Over the past month, Kawhi Leonard, one of the NBA’s most iconic players, has continuously been in the news for leading the Toronto Raptors its first ever NBA championship. However, Leonard has also made news for his actions off the court. On June 3rd, Leonard initiated a lawsuit against Nike for ownership rights to a logo (seen below) that he claims Nike stole, “fraudulently” filed a copyright application for, and threatened to sue him over. The case is a great example of why individuals (in the esports context, players and streamers) must make sure that the ownership rights in their intellectual property are clearly established, expressed, and protected to the fullest extent prior to entering into sponsorships, endorsements, or other types of licensing arrangements.
In his complaint, Leonard begins by stating that he originally created his logo while in college, long before he entered into three-year endorsement deal with Nike. This is an important fact in the case because if true, under United States copyright law, Leonard would have obtained ownership rights to the logo upon its creation.
After making this assertion, Leonard explains that Nike started discussions with him about developing a unique logo to affix on its merchandise shortly after he signed his endorsement deal with the company. Since Leonard had already created a logo, he maintains that Nike repeatedly asked to revise his existing logo, and sent him multiple modified designs based upon the mark he created. After denying several mock-ups, Leonard finally approved a refined design, and authorized Nike to use it on its merchandise.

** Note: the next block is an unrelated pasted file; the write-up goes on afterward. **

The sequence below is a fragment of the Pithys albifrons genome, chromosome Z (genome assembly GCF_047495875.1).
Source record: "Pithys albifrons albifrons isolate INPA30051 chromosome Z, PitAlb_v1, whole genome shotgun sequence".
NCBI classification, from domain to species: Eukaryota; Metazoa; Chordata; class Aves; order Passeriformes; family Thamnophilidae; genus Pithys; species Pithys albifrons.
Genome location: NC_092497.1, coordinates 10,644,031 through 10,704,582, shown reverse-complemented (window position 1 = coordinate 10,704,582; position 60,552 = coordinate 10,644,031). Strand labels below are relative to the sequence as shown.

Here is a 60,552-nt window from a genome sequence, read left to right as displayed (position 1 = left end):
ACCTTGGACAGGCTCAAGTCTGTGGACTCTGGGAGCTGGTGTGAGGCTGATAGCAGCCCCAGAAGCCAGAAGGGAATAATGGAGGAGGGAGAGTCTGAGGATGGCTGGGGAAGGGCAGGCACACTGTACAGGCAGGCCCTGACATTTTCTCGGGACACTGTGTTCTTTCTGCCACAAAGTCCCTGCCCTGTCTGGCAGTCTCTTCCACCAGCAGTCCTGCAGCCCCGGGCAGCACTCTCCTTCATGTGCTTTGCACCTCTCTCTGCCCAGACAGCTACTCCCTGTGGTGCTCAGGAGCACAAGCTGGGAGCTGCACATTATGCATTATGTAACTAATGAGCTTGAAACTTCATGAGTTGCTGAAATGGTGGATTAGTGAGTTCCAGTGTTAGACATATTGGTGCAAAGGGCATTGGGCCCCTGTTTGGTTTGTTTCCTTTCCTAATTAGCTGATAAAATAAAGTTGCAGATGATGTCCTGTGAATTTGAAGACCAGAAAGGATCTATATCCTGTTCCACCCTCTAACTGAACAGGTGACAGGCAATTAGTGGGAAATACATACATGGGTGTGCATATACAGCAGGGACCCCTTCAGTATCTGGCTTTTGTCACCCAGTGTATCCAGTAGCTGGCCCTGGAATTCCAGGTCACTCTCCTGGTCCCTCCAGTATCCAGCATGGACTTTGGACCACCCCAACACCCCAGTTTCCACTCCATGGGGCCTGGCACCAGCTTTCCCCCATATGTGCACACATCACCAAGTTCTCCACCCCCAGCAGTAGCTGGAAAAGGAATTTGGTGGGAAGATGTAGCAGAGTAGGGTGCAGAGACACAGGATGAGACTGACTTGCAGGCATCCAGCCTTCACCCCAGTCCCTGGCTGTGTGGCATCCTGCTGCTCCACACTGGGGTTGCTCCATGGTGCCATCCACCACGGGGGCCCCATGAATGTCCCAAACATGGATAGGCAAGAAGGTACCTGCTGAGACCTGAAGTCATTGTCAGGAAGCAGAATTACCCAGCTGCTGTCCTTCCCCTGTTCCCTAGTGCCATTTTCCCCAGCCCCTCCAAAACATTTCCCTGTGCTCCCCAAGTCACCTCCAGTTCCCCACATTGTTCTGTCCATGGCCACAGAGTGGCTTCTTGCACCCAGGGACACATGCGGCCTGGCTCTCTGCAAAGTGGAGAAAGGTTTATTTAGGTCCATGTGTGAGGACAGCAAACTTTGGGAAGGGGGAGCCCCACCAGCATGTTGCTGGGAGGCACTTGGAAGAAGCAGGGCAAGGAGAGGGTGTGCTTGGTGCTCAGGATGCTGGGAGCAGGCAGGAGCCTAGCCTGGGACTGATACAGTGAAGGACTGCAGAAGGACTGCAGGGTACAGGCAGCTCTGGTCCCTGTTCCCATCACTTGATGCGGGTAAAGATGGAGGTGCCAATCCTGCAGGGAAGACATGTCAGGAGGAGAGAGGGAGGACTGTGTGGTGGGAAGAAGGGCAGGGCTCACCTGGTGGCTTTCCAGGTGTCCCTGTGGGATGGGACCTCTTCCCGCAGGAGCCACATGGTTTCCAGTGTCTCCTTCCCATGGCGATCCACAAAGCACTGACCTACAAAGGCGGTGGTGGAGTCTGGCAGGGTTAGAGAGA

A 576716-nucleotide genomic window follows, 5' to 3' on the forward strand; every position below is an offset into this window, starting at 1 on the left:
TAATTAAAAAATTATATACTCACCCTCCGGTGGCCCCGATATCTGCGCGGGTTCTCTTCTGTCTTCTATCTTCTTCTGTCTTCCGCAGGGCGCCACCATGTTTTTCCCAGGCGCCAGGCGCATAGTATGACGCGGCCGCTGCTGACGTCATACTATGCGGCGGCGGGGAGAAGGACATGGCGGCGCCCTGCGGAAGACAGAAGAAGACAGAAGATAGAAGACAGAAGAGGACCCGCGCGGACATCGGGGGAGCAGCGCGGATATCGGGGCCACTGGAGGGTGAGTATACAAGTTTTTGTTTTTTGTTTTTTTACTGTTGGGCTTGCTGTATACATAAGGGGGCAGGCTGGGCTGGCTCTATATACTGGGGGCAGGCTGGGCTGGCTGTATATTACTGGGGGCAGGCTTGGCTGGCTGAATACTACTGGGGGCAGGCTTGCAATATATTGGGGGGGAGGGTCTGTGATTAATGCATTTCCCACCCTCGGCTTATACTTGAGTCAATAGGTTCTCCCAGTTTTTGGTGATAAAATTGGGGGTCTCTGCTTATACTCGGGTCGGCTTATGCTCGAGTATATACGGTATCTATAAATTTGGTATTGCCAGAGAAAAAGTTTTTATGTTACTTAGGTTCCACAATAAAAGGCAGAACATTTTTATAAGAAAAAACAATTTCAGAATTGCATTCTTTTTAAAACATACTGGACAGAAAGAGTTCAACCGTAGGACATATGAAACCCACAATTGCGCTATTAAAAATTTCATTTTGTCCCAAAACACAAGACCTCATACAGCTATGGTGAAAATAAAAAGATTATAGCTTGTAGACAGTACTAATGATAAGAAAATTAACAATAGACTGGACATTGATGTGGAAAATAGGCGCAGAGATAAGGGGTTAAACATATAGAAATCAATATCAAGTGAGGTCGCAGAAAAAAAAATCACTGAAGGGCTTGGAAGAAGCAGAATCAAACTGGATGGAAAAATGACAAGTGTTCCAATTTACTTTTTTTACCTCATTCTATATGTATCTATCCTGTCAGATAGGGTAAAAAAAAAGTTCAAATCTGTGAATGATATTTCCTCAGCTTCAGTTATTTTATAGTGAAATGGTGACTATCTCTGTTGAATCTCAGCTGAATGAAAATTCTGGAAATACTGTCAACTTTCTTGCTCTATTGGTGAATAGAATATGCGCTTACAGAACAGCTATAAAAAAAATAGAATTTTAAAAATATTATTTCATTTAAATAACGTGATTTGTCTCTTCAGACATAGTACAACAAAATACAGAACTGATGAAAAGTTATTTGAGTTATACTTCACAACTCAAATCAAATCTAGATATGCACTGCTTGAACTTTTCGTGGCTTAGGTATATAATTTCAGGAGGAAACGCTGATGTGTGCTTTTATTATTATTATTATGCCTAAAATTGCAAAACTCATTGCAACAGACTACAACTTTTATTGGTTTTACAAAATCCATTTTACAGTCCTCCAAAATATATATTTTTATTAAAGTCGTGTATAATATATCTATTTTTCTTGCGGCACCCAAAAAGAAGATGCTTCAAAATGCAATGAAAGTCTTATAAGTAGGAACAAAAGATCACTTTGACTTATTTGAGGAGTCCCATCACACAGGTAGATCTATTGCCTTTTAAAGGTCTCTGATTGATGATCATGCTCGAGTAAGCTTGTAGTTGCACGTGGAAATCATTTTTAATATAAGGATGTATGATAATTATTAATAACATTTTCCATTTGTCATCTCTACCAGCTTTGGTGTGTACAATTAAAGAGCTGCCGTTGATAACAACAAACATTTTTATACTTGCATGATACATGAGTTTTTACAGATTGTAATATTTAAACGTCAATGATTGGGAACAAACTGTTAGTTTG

Throughout the term of their relationship, which had been extended to July 2018, Leonard believed that he retained ownership in the refined logo since it was based on his original design and he never expressly transferred any ownership rights in the mark to Nike – he only authorized Nike’s use of the mark. However, Nike also believed it was the true owner of the new refined mark, and the company even filed an application with the United States Copyright Office to register the mark. Nike’s application was granted in 2017 and its registration lists the company as the sole author and owner of the mark, and describes itself as an “employer for hire.”
Typically, these types of endorsement agreements will include language that provides the company with ownership rights in any intellectual property created by the company during the term of the agreement. This language defines the business as an “employer for hire,” which signifies that it will own any designs created by its employees or independent contractors, as these designs are considered works made for hire. Still, this type of provision would not apply to marks that were created by an individual prior to entering into agreement, which appears to be the case here. Generally, in those situations, the owner of the mark would either sell the mark outright, or agree to license it to the business at the outset of their partnership. In both situations, a written agreement would clearly define ownership rights in the intellectual property and any modifications to the mark.